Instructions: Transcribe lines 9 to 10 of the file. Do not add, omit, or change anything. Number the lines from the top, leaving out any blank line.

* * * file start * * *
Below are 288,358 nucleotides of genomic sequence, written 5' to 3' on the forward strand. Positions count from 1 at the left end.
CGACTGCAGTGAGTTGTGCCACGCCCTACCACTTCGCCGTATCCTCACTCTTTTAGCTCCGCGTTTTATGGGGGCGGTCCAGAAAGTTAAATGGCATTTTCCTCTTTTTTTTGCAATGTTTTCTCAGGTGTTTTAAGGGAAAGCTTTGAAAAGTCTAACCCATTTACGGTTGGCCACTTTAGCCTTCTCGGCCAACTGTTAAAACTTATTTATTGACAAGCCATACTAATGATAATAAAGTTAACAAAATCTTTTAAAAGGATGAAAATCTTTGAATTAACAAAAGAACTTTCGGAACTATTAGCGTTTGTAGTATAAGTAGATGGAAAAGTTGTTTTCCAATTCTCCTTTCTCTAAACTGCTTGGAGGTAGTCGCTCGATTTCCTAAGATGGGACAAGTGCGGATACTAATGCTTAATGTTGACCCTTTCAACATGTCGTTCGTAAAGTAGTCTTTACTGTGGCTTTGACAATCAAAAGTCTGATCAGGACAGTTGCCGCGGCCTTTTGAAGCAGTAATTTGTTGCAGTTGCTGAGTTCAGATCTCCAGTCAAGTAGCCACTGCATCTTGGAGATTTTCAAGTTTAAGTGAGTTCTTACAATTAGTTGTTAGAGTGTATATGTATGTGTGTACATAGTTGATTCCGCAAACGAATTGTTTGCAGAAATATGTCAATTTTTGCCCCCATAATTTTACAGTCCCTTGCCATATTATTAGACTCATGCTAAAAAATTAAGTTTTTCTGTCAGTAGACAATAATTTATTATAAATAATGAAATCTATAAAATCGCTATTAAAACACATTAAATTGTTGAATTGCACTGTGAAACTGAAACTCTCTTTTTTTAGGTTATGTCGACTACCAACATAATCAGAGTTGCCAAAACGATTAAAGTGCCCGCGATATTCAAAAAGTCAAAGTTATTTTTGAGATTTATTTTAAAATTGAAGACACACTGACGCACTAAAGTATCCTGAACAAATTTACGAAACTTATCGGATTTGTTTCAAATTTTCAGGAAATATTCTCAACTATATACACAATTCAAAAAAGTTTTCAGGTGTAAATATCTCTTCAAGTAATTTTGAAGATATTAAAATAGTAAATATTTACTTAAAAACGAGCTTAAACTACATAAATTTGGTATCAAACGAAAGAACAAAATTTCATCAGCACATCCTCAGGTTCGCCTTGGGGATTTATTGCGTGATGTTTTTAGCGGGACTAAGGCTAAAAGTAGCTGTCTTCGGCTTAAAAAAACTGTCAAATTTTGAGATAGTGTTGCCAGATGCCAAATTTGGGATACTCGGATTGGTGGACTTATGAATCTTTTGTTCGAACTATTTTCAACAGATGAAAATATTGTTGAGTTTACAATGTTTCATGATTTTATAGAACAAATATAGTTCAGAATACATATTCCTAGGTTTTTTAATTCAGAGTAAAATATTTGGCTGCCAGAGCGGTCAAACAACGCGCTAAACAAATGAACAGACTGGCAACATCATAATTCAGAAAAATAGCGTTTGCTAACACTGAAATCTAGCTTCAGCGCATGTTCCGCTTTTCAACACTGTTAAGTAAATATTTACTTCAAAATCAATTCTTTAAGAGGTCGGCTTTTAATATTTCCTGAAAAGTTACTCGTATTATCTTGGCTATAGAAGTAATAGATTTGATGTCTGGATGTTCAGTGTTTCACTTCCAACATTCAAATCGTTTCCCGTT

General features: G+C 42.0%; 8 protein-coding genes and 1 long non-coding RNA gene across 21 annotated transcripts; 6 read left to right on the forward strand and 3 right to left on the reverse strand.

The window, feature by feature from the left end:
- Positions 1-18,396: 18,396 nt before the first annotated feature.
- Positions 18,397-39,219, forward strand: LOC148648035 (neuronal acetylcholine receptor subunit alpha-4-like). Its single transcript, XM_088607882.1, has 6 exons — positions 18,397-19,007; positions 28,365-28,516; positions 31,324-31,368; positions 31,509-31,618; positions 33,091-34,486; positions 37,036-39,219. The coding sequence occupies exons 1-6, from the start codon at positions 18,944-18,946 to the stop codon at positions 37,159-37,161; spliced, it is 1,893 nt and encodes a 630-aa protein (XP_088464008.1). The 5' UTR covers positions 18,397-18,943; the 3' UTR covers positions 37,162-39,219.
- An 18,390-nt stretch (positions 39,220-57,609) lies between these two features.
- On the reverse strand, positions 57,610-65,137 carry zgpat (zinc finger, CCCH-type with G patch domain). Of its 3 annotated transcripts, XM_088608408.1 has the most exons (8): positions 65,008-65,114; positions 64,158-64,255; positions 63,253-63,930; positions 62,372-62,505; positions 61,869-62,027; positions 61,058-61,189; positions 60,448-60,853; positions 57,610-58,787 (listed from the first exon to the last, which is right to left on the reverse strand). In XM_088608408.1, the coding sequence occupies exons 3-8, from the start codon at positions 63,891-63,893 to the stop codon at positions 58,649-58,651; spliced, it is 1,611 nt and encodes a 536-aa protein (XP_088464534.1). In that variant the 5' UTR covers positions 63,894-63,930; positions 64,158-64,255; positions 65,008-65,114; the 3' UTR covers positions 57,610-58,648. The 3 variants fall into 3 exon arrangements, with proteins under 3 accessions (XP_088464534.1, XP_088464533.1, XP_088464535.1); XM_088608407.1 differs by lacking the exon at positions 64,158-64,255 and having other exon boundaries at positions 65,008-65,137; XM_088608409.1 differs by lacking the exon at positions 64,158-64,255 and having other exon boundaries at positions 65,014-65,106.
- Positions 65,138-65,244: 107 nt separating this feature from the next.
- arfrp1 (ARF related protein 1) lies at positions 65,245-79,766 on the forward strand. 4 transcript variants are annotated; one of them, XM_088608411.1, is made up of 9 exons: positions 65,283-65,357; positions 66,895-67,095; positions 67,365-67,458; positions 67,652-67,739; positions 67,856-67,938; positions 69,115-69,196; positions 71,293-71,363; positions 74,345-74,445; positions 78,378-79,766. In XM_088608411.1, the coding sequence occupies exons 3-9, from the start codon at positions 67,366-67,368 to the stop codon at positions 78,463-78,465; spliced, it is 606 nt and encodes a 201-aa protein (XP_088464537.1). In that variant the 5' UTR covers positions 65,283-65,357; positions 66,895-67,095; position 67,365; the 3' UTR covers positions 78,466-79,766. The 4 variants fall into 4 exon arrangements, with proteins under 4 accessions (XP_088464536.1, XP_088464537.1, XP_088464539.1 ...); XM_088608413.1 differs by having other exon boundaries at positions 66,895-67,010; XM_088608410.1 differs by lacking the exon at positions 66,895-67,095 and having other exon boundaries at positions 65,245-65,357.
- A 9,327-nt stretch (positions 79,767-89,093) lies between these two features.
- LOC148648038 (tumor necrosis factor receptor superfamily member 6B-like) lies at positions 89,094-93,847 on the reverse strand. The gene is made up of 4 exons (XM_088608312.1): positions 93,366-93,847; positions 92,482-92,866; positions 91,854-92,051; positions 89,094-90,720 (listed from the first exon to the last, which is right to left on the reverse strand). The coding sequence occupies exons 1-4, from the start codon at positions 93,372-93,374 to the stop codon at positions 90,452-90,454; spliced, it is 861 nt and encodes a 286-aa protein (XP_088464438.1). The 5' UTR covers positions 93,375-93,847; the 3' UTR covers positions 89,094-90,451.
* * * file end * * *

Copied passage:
- Positions 65,138-65,244: 107 nt separating this feature from the next.
- arfrp1 (ARF related protein 1) lies at positions 65,245-79,766 on the forward strand. 4 transcript variants are annotated; one of them, XM_088608411.1, is made up of 9 exons: positions 65,283-65,357; positions 66,895-67,095; positions 67,365-67,458; positions 67,652-67,739; positions 67,856-67,938; positions 69,115-69,196; positions 71,293-71,363; positions 74,345-74,445; positions 78,378-79,766. In XM_088608411.1, the coding sequence occupies exons 3-9, from the start codon at positions 67,366-67,368 to the stop codon at positions 78,463-78,465; spliced, it is 606 nt and encodes a 201-aa protein (XP_088464537.1). In that variant the 5' UTR covers positions 65,283-65,357; positions 66,895-67,095; position 67,365; the 3' UTR covers positions 78,466-79,766. The 4 variants fall into 4 exon arrangements, with proteins under 4 accessions (XP_088464536.1, XP_088464537.1, XP_088464539.1 ...); XM_088608413.1 differs by having other exon boundaries at positions 66,895-67,010; XM_088608410.1 differs by lacking the exon at positions 66,895-67,095 and having other exon boundaries at positions 65,245-65,357.